Special Topics In Gameology is an in-depth look at a specific corner of the gaming world in miniseries form. For this edition of the feature—Empty Spaces—we’re examining games’ most fascinating realms of desolation.
America has seen plenty of cities rapidly grow and fade. From the boom towns of the Gold Rush to Detroit’s rise and fall alongside the country’s auto industry, the narrative is the same: People are drawn where they think they can make their fortune. When the money and jobs dry up, some stay out of attachment—they want to see their home rise again. And many have nowhere else to go. But on the large scale, populations move to wherever the next city of opportunity happens to be.
This phenomenon has played out repeatedly in World Of Warcraft. When the massively multiplayer game launched in 2004, the two opposing factions, Alliance and Horde, were given three cities each. Those spaces were hubs of digital life. They were the places where players migrated to train, trade items, and drop off deposits in their digital bank accounts. Each faction’s capital has always been the most populous. They’re home to special quests and transportation options, both of which draw in hundreds of players and keep them coming back.
That overpopulation can have a tangible effect, slowing the game down as PCs and servers struggle to cope. Thankfully, WOW has quieter cities, and there are concrete benefits to escaping the hustle and bustle. For example, when you’re looking for one person in particular, you don’t have to pick that character out of a crowd. And the aforementioned lagging behavior is mostly absent. But there are also more abstract pleasures, like crafting weapons and finding yourself alone with your work—or in the presence of a few similarly dedicated smiths or alchemists.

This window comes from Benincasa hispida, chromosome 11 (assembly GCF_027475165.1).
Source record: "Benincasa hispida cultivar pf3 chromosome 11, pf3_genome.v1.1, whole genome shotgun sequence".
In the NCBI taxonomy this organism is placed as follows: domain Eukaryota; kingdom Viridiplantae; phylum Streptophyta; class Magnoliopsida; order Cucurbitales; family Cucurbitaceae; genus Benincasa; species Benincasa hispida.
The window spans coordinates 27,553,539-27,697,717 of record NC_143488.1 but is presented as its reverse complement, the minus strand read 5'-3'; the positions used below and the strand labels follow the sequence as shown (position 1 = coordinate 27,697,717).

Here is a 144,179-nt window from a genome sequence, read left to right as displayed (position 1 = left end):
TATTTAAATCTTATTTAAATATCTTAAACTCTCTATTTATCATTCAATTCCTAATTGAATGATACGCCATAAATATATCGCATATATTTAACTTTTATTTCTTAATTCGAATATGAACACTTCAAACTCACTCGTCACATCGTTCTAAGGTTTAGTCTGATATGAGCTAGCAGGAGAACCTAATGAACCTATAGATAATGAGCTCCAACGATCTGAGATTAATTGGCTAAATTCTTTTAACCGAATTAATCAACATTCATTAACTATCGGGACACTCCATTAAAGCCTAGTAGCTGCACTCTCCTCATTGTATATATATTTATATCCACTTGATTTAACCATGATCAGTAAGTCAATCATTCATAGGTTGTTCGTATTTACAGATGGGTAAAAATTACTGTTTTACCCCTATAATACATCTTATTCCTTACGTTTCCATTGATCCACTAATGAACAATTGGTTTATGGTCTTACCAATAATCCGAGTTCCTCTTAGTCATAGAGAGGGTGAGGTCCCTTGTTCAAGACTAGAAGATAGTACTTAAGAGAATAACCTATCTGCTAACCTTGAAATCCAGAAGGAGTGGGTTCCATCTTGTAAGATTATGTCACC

There are plenty of other ways to feel alone in World Of Warcraft. One simple feature lets you type “/who” to view a list of everyone in the area. If you hang out in a zone where veteran players hunt for new gear, that “/who” command will reveal plenty of company. Wander through an out-of-the-way zone reserved for rookie characters, though, and there’s a good chance you’re the only one there. It’s even more likely if you’re playing at off-peak times.
When Blizzard released Burning Crusade, its first expansion for WOW, the developer introduced three new cities. Shattrath provided a place where Horde and Alliance players could walk the streets together without any threat of violence. (Player-on-player combat was forbidden within its boundaries.) More importantly, Shattrath offered portals to all of the game’s other cities. It was something of a digital Grand Central Station, effectively the center of the game’s civilization.
The other new cities were not such a success. The expansion introduced two races, the Blood Elves and Draenei, and they each got their own home turf. Both burgs are beautiful. The Draenei dwell in The Exodar, a crystalline spaceship, while the elves have the delicate towers and open courtyards of Silvermoon. These cities boomed while players were rushing to build new characters from the fresh races, but the crowds soon moved on, traveling far from their people’s homes. On the whole, they didn’t come back.
These are perfectly preserved digital spaces, so unlike Detroit, they show no physical symptoms of their abandonment. But they are spaces designed for hundreds where it’s possible to wander the streets without seeing a single other player. Computer-controlled characters will still cheerily train you in a new skill or peruse your wares, but the cities still feel desolate.